Germanium: the essentials
Germanium atoms have 32 electrons and the shell structure is 220.127.116.11. The ground state electronic configuration of neutral germanium is [Ar].3d10.4s2.4p2 and the term symbol of germanium is 3P0.
Germanium is a gray-white semi-metal, and in its pure state is crystalline and brittle, retaining its lustre in air at room temperature. It is a very important semiconductor material. Zone-refining techniques have led to production of crystalline germanium for semiconductor use with an impurity of only one part in 10-10.
Certain germanium compounds have a low mammalian toxicity, but a clear activity against certain bacteria, which makes them of interest as chemotherapeutic agents.
Germanium: physical properties
Germanium: heat properties
- Melting point: 1211.4 [938.3 °C (1720.9 °F)] K
- Boiling point: 3093 [2820 °C (5108 °F)] K
- Enthalpy of fusion: 20.5 kJ mol-1
Germanium: atom sizes
- Atomic radius (empirical): 125 pm
- Molecular single bond covalent radius: 121 (coordination number 4) ppm
- van der Waals radius: 229 ppm
- Pauling electronegativity: 2.01 (Pauling units)
- Allred Rochow electronegativity: 2.02 (Pauling units)
- Mulliken-Jaffe electronegativity: 2.33 (sp3 orbital)
Germanium: orbital properties
- First ionisation energy: 762.18 kJ mol‑1
- Second ionisation energy: 1537.46 kJ mol‑1
- Third ionisation energy: 3286.1 kJ mol‑1
Germanium: crystal structure
Germanium: biological data
- Human abundance by weight: (no data) ppb by weight
Germanium has no biological role but is said to stimulate the metabolism.
Reactions of germanium as the element with air, water, halogens, acids, and bases where known.
Germanium: binary compounds
Binary compounds with halogens (known as halides), oxygen (known as oxides), hydrogen (known as hydrides), and other compounds of germanium where known.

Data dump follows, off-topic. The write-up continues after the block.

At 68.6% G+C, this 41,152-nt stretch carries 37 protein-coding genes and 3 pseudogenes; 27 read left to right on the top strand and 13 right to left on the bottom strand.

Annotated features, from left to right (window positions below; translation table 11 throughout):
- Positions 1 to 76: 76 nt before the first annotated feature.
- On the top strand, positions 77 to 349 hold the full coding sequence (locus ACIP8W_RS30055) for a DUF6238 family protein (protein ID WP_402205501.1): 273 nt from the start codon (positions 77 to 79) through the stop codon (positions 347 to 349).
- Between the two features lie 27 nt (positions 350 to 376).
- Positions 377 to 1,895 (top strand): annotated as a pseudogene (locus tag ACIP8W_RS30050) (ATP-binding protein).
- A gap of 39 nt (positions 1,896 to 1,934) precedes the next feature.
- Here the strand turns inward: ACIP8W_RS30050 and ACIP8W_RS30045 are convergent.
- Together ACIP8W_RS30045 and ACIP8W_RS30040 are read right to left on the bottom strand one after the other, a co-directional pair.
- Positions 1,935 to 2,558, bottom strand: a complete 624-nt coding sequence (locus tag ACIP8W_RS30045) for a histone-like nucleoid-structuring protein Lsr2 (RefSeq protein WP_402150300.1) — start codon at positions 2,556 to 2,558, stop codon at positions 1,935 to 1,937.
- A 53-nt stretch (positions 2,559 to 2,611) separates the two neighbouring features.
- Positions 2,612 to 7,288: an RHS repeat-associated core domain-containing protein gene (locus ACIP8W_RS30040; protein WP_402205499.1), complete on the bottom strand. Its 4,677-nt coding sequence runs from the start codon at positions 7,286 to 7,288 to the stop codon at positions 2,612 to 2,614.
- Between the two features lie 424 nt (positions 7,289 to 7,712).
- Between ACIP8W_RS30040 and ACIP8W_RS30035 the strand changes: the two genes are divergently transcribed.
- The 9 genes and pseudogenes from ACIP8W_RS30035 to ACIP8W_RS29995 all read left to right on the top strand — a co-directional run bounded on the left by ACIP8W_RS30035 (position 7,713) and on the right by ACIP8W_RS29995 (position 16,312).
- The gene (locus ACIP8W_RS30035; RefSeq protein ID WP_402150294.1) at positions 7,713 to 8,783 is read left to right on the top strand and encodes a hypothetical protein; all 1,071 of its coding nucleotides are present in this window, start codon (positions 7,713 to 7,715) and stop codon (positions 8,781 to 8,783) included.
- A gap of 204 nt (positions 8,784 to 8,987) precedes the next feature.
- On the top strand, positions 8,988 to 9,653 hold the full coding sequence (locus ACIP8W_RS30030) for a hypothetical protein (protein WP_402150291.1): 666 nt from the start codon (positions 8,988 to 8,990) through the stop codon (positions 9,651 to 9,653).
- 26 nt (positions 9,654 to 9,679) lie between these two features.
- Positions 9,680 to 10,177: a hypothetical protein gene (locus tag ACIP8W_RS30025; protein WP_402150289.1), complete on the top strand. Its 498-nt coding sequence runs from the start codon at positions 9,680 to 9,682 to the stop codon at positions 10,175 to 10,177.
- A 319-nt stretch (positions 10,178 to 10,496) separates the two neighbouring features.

Germanium: compound properties
Bond strengths; lattice energies of germanium halides, hydrides, oxides (where known); and reduction potentials where known.
Germanium: historyGermanium was discovered by Clemens Winkler in 1886 at Germany. Origin of name: from the Latin word "Germania" meaning "Germany".
Germanium isotopes are mainly used for the production of medical As and Se radioisotopes. Ge-74 is used for the production of As-74, Ge-76 for the production of As-77, Ge-74 for the production of As-73 and Ge-72 for As-72. Ge-70, Ge-72 and Ge-74 can all be used for the production of the medical radioisotope Se-73, although the most common production route is via natural As (As-75). Natural GeF4 is used in the semiconductor pre-amorphisation implant process. The use of Ge-72, in the form of GeF4, improves this process and reduces contamination.
Isolation: there is normally no need to make germanium in the laboratory as it is readily available commercially. Germanium is available through the treatment of germanium dioxide, GeO2, with carbon or hydrogen. The extraction of germanium from flue dust is complex because of the difficulty in separating it from zinc, which is also present.
GeO2 + 2C → Ge + 2CO
GeO2 + 2H2 → Ge + 2H2O
Very pure germanium can be made by the reaction of GeCl4 with hydrogen.
GeCl4 + 2H2 → Ge + 4HCl